Archive for the ‘EC’ Category


Wednesday, April 17th, 2013

Club class was cancelled today, so I was sitting at my desk with plenty of extra time when one of my favorite students, EC, came over. EC and I have a great relationship. Unfortunately, what I wrote about her last year still holds true; she’s being pushed way too hard by her father and other teachers, but for right now she’s doing okay. Actually, she’s doing more than okay – she got the top score out of the entire second grade on the mock test. Academically she’s swell, but I still worry.

EC and I have a notebook exchange going on right now. She keeps a journal where she writes about various subjects, and I edit it and sometimes write short letters back. In that journal I taught her the expression “burning the candle at both ends” and cautioned her to makes sure she gets enough rest.

She dropped by my desk with a can of plum juice. A handwritten note and a tiny purple flower were taped to the can.


“달개비 – (닭의장풀)

It’s name was derived from the fat that it usually grows in a nearby henhouse. 닭의 – a chicken’s, 장 – cage, 풀 – weed.

닭의 -> 달괴 -> 달개

I happened to recognize this flower’s name few days ago and it was a really cool experience. Before knowing the name, I regarded it as a weed. It didn’t mean something special for me. never did it. However, the only fact that I recognize the name of it changed my mind and made me repeat it’s name, 달개비, 달개비, 달개비… now I believe that knowing something’s name has power that makes somebody think of it and attracts others to remember itself. I’m glad that I know not only your name but also how you’re nice, wonderful, and important to me.”

While reading this, I started to tear up in the teacher’s office. As a teacher, you come to terms with the fact that you are probably way more attached to your students than they are to you. I look back on my time in elementary, middle, and high school, and I feel guilty about how I didn’t recognize how much work my teachers did for me. I know I was a good student, and I know teachers liked me, and while I liked them I rarely ever interacted with them outside of the classroom on purpose. It’s always wonderful when a student reaches out to you.

Student Profile: EC

Wednesday, June 20th, 2012

EC was one of my YDAC participants, and the only one that after her interview I was 100 percent sure about. Out of the second grade girls there were three that I thought would do a good job, though I only had two spots, and while SJ a top candidate, his interview wasn’t to the same caliber as EC’s. EC’s interview was miles ahead of anyone else’s, and her essay was amazing as well. The last paragraph of her application essay (the topic of which was “why is diplomacy important”) went like this:

“It’s a period that a little change of one country can influences the whole world. In the sensitive and changeable situation like this, becoming a closed country is similar to choosing a self-destruction. Today, what we need is a interaction and it requires a proper diplomatic relationship. This world is covered with a lot of dominos that transfer incessant discoveries and innovation from one country to the whole world. we have to remember it is no wonder that stationary water without change become spoiled.”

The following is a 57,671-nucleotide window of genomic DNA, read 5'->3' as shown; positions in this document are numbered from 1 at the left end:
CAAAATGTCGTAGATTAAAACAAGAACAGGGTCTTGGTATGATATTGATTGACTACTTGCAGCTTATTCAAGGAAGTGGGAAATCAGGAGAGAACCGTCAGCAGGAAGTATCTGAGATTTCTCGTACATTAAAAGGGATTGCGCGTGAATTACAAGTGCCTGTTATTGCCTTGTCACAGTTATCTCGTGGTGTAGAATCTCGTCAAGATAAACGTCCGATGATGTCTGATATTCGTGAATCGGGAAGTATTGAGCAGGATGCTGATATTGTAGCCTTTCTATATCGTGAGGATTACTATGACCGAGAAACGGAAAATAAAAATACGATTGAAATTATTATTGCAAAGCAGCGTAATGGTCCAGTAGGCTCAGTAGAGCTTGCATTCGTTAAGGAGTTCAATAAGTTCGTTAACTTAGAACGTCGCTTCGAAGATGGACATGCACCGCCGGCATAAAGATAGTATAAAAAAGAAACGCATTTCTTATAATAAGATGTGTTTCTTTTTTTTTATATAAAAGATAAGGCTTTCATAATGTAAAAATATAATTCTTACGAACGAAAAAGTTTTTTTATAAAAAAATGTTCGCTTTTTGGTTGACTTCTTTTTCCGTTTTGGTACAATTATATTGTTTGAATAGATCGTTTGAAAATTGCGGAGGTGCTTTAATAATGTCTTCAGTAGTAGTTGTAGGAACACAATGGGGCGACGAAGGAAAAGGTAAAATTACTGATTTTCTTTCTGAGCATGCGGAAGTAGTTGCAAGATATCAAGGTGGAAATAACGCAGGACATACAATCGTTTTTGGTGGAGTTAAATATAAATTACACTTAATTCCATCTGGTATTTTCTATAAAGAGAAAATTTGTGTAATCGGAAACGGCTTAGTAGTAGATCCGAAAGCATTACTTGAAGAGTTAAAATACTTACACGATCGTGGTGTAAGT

Remember, this is a fifteen year old girl. What impressed me most about EC was not her English (though, out of all four students she had the best writing ability), it was her grasp of complex topics, and her ability to process and write about them in a foreign language.

I have a word document for every single class upon which I write my post-class thoughts.  I noticed EC on my first day of class, and  wrote about her afterwards. She had approached me, and asked in almost flawless English, how she could improve her English. She mentioned that  she likes to read English novels in her free time, and she used to have an American penpal.

If I had to describe EC in two words, it’d be “hard worker.” She works harder than almost any student I know. In my English classes, when I ask them to write one sentence, she writes two. Just for practice. She constantly carries around flashcards to quiz herself. She’s easily in the top of her class. Even for the competition, she was constantly doing extra work – emailing me mock questions, and extra graphs that she had found, asking me to proofread them for her.

The problem is, her family doesn’t quite see it that way. Her father’s a teacher at my school, and apparently pushes her very hard. According to another teacher, after tests he goes to her homeroom and publically asks her for her scores. Even if she does a good job (which, invariably, she does) instead of saying “열심히 공부했어요 (you worked hard)” he always says “더 열심히 공부하세요 (you must work harder).”

EC keeps her hair up in a bun, with long strands framing her face in front of her ears. She has a very sweet face, but unfortunately doesn’t smile very often. Now that I think about it, during our meetings preparing for YDAC and during our dinner afterwards was the most I’ve ever seen her smile.  She constantly has her head down, and is scribbling notes. She’s one of the only students I can count on to be paying attention constantly. If she ever fell asleep in my class, I would let her sleep, because there would have to have been something wrong. She doesn’t need to “work harder” –  if EC works any harder, she might have a nervous breakdown before she gets to third grade.